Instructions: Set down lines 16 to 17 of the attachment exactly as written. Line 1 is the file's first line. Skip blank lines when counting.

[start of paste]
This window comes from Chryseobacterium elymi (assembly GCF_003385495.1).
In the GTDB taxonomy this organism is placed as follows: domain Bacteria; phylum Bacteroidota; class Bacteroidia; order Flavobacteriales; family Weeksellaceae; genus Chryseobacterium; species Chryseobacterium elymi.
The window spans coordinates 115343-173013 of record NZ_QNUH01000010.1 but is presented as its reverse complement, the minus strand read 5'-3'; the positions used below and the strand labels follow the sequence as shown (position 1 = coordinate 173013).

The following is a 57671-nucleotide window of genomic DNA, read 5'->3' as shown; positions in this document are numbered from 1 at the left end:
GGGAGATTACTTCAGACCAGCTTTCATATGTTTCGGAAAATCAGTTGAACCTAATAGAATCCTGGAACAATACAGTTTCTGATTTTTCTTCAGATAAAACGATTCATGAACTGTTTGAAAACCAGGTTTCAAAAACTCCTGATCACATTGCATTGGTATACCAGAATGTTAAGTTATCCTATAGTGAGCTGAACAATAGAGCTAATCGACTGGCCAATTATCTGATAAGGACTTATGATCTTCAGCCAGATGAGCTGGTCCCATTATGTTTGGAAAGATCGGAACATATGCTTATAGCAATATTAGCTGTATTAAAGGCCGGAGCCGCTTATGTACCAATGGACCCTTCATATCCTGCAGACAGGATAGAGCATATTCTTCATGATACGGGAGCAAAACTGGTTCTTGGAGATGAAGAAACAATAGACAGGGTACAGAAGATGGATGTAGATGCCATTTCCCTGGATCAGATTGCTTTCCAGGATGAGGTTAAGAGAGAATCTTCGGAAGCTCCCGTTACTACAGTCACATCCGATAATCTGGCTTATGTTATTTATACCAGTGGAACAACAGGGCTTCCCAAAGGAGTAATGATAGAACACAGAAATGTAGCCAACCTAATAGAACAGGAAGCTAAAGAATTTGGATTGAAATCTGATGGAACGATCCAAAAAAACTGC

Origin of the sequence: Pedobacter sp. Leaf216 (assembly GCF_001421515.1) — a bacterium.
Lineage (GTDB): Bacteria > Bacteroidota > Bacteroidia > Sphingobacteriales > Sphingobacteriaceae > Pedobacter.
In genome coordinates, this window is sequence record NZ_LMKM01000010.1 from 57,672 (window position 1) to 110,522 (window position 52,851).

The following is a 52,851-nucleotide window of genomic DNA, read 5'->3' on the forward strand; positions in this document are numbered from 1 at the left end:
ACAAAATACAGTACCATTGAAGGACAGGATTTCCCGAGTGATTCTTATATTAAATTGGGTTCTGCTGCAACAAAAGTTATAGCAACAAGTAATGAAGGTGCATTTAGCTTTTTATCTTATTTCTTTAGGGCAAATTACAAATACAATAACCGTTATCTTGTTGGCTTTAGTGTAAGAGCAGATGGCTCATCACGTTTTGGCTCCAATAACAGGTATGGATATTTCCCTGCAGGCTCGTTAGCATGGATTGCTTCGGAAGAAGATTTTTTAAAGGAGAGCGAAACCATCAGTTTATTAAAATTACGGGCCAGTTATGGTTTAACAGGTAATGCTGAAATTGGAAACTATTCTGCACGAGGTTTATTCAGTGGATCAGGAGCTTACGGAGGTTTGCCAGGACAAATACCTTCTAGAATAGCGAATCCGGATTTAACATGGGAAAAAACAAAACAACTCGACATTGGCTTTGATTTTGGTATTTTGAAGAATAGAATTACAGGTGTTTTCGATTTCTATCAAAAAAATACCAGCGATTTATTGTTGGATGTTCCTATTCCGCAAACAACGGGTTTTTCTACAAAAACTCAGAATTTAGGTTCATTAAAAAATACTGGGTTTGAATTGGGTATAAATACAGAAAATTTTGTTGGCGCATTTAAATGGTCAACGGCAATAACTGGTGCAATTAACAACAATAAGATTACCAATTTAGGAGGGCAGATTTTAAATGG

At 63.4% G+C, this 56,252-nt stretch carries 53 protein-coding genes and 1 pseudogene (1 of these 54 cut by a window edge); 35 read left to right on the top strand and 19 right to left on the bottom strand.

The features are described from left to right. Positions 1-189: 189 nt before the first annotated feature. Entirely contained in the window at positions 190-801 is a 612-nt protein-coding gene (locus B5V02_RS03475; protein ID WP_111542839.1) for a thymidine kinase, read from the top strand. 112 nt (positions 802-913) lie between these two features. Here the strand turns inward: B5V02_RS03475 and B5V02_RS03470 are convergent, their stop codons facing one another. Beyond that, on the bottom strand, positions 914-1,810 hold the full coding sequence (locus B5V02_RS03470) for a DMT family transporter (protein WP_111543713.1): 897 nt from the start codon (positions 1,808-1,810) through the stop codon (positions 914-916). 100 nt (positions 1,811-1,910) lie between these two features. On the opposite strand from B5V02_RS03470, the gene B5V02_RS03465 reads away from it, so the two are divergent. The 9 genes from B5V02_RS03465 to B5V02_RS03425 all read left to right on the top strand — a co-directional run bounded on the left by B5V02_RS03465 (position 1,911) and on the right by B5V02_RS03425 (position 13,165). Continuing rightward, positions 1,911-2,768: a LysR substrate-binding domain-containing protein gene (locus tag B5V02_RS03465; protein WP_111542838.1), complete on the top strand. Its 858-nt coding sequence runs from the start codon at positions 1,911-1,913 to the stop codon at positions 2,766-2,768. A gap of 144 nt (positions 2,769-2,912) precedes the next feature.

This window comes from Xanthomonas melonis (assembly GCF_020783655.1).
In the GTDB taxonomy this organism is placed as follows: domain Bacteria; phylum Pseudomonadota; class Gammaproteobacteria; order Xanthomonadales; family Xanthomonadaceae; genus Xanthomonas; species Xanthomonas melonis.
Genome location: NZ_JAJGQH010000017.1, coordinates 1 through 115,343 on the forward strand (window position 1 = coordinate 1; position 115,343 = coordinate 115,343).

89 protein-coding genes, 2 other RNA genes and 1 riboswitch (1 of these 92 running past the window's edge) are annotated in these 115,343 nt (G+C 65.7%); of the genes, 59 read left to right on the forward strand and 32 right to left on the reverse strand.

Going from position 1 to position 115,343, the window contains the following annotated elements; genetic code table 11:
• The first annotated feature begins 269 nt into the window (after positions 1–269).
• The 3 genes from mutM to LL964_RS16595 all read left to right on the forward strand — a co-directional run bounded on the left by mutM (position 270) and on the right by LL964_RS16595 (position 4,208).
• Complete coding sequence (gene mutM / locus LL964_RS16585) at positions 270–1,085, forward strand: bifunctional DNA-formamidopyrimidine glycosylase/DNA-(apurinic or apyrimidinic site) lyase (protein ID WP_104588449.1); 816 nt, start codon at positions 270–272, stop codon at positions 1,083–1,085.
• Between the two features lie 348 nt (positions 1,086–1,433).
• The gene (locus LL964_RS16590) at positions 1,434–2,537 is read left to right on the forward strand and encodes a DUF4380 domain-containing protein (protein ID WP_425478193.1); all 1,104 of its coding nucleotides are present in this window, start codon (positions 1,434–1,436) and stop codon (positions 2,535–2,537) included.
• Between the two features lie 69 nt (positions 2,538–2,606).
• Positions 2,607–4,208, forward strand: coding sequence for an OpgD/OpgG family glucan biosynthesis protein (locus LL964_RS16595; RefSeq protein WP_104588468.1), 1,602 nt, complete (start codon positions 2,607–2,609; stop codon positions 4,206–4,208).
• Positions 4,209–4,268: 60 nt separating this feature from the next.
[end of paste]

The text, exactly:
89 protein-coding genes, 2 other RNA genes and 1 riboswitch (1 of these 92 running past the window's edge) are annotated in these 115,343 nt (G+C 65.7%); of the genes, 59 read left to right on the forward strand and 32 right to left on the reverse strand.

Going from position 1 to position 115,343, the window contains the following annotated elements; genetic code table 11: